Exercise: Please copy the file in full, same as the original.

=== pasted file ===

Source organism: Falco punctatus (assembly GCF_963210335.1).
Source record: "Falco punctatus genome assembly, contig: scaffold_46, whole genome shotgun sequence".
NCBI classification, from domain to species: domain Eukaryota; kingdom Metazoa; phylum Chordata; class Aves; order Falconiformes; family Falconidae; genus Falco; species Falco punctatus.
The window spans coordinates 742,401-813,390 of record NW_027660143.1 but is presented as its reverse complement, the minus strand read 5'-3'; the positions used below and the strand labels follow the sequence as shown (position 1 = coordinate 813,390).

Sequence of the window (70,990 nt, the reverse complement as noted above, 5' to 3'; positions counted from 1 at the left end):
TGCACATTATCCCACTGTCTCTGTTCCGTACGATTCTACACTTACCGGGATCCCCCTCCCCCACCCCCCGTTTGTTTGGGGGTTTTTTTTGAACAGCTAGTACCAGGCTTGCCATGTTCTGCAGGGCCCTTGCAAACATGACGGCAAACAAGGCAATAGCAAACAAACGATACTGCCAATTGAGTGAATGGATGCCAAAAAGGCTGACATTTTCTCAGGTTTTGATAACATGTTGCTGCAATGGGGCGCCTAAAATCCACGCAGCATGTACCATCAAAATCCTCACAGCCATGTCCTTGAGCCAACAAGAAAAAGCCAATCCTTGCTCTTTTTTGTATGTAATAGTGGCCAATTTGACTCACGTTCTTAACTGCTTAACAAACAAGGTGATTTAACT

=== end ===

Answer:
Source organism: Falco punctatus (assembly GCF_963210335.1).
Source record: "Falco punctatus genome assembly, contig: scaffold_46, whole genome shotgun sequence".
NCBI classification, from domain to species: domain Eukaryota; kingdom Metazoa; phylum Chordata; class Aves; order Falconiformes; family Falconidae; genus Falco; species Falco punctatus.
The window spans coordinates 742,401-813,390 of record NW_027660143.1 but is presented as its reverse complement, the minus strand read 5'-3'; the positions used below and the strand labels follow the sequence as shown (position 1 = coordinate 813,390).

Sequence of the window (70,990 nt, the reverse complement as noted above, 5' to 3'; positions counted from 1 at the left end):
TGCACATTATCCCACTGTCTCTGTTCCGTACGATTCTACACTTACCGGGATCCCCCTCCCCCACCCCCCGTTTGTTTGGGGGTTTTTTTTGAACAGCTAGTACCAGGCTTGCCATGTTCTGCAGGGCCCTTGCAAACATGACGGCAAACAAGGCAATAGCAAACAAACGATACTGCCAATTGAGTGAATGGATGCCAAAAAGGCTGACATTTTCTCAGGTTTTGATAACATGTTGCTGCAATGGGGCGCCTAAAATCCACGCAGCATGTACCATCAAAATCCTCACAGCCATGTCCTTGAGCCAACAAGAAAAAGCCAATCCTTGCTCTTTTTTGTATGTAATAGTGGCCAATTTGACTCACGTTCTTAACTGCTTAACAAACAAGGTGATTTAACT